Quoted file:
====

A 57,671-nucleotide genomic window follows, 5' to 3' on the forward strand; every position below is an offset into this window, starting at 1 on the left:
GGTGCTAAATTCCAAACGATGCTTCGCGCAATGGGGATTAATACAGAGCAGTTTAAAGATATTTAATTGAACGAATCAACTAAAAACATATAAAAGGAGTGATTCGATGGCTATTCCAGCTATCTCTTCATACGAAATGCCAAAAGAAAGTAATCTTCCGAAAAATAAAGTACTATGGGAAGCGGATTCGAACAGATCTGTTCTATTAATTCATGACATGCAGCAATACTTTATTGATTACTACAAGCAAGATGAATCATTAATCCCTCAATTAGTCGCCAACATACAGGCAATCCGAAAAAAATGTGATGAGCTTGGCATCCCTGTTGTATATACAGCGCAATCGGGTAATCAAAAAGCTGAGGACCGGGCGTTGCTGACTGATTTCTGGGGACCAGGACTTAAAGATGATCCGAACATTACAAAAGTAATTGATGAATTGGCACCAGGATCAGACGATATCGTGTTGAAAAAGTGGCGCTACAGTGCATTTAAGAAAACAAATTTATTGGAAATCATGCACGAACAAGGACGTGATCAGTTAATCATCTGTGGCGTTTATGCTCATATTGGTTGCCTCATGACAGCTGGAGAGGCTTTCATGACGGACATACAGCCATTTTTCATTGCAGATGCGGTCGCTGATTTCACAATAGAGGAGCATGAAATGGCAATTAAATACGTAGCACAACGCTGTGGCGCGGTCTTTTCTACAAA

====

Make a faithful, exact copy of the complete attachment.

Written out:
A 57,671-nucleotide genomic window follows, 5' to 3' on the forward strand; every position below is an offset into this window, starting at 1 on the left:
GGTGCTAAATTCCAAACGATGCTTCGCGCAATGGGGATTAATACAGAGCAGTTTAAAGATATTTAATTGAACGAATCAACTAAAAACATATAAAAGGAGTGATTCGATGGCTATTCCAGCTATCTCTTCATACGAAATGCCAAAAGAAAGTAATCTTCCGAAAAATAAAGTACTATGGGAAGCGGATTCGAACAGATCTGTTCTATTAATTCATGACATGCAGCAATACTTTATTGATTACTACAAGCAAGATGAATCATTAATCCCTCAATTAGTCGCCAACATACAGGCAATCCGAAAAAAATGTGATGAGCTTGGCATCCCTGTTGTATATACAGCGCAATCGGGTAATCAAAAAGCTGAGGACCGGGCGTTGCTGACTGATTTCTGGGGACCAGGACTTAAAGATGATCCGAACATTACAAAAGTAATTGATGAATTGGCACCAGGATCAGACGATATCGTGTTGAAAAAGTGGCGCTACAGTGCATTTAAGAAAACAAATTTATTGGAAATCATGCACGAACAAGGACGTGATCAGTTAATCATCTGTGGCGTTTATGCTCATATTGGTTGCCTCATGACAGCTGGAGAGGCTTTCATGACGGACATACAGCCATTTTTCATTGCAGATGCGGTCGCTGATTTCACAATAGAGGAGCATGAAATGGCAATTAAATACGTAGCACAACGCTGTGGCGCGGTCTTTTCTACAAA